I was a mirror child,
Lost in other peoples patchwork descriptions of me.
Not sure of who I was and hiding behind second guessing to try to make myself acceptable,
but here and now,
on the other side of the mirror, I am just me...mostly.
I do get blind-sided by the odd comment. Not realising that I am absorbing rather than considering.
(Ah yes "the great absorbatron" that was my personality.)
But here I am now, largely just me, and that's pretty odd.
It's also odd that other people are just them - and I can see them getting things right for themselves - and getting in their own way, making good and bad decisions - and all just muddling by as best they can.
The people I know are not all judging me all the time. In-fact most of them barely notice me. They are far too wrapped up in their own problems and pursuing their own goals, to really register me that much at all.
I'm surprised though, when I stop looking at myself twice, and stop anticipating that I will give them a reason to dislike me if I don't guard everything - that I make people laugh, lots of people around me laugh - and not at me either! People ask me to do things with them, and some people seek me out for company. I am not the heinous and unlike-able person my parents convinced me I was.
I have a mirror of my own to hold up to other people,and the view in it has changed.
I am seeing them differently, seeing more of the kindness and ease in them, seeing their thinking of me and my happiness as I think of theirs - and that's...not new? but more and more frequent.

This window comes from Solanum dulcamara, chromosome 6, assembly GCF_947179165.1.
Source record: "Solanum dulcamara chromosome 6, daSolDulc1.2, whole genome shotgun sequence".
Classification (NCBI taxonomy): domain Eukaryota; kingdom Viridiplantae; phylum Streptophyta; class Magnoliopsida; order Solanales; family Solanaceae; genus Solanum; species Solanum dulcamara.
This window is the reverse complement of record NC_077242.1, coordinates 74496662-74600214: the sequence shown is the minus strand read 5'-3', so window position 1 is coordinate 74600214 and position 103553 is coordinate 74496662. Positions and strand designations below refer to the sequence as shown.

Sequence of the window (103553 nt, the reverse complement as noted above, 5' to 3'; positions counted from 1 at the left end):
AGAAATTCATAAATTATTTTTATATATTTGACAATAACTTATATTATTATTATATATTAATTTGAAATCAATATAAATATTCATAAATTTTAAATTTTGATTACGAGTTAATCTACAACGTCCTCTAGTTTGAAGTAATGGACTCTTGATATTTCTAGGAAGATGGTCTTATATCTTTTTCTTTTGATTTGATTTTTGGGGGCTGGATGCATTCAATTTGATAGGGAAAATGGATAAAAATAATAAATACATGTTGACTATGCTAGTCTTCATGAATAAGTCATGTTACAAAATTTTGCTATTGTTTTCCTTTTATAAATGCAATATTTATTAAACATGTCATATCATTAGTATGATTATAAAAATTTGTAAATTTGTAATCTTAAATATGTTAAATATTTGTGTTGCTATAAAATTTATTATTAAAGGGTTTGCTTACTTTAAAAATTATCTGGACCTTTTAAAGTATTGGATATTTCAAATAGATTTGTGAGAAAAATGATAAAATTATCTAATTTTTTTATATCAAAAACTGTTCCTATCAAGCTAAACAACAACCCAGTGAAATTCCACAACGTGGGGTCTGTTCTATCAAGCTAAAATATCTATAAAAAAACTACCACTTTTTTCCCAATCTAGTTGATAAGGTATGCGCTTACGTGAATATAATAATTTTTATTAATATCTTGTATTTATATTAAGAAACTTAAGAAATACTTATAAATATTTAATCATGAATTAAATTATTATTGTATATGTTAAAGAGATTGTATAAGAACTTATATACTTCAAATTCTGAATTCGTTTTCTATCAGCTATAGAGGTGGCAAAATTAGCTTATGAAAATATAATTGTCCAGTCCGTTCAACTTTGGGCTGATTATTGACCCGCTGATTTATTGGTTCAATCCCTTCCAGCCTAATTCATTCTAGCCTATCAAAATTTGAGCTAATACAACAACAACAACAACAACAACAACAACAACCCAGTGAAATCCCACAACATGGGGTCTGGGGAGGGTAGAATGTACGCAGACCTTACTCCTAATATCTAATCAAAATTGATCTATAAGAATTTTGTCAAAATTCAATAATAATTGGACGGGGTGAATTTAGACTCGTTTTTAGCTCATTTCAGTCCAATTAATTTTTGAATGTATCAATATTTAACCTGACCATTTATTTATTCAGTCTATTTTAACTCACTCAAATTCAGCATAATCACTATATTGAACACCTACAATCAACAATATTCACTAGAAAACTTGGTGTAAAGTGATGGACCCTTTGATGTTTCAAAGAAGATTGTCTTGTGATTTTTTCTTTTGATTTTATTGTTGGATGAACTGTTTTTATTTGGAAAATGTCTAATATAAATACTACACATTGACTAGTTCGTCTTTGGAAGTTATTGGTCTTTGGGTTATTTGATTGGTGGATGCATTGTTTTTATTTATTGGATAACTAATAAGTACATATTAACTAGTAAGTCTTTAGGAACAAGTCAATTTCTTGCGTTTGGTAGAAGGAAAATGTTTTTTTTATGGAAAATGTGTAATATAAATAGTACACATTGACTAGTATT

I do not fear them so much nor their judgement. Even if it was bad it would not define me any more,
and so I see it sometimes as mistakes and unintentional.
I met another Narcissist - she flew her colours when I crossed her.
Her needs should have subsumed mine.
Her anger should have cowed me.
Her entitlement should have forced me to give up my needs and subsume myself to her.
Instead I stood - angry but controlled - and faced her down - and she...had nothing.
It surprised me but it would seem that they really do have nothing but a furious sense of their own entitlement to have the world as they see it should be. With them stood at the top, just a little more special and a little more precious - and a little more real - than all the rest of us.
As this new narcissist showed her fury and twisted back and forth to get what she wanted, I watched with some curiosity and openly disagreed. Thinking, "You are small fry compared to the dragons I have faced.
It was sad - could she not stop herself - or didn’t try, and I felt a small measure of pity for her.
Later - when she was still investing energy and fury into hating me - I was amazed at the waste and weakness of it, the misguided effort.
Her attempts to diminish me instead diminished her.
Is hating always like that?
Is this is a lesson to learn?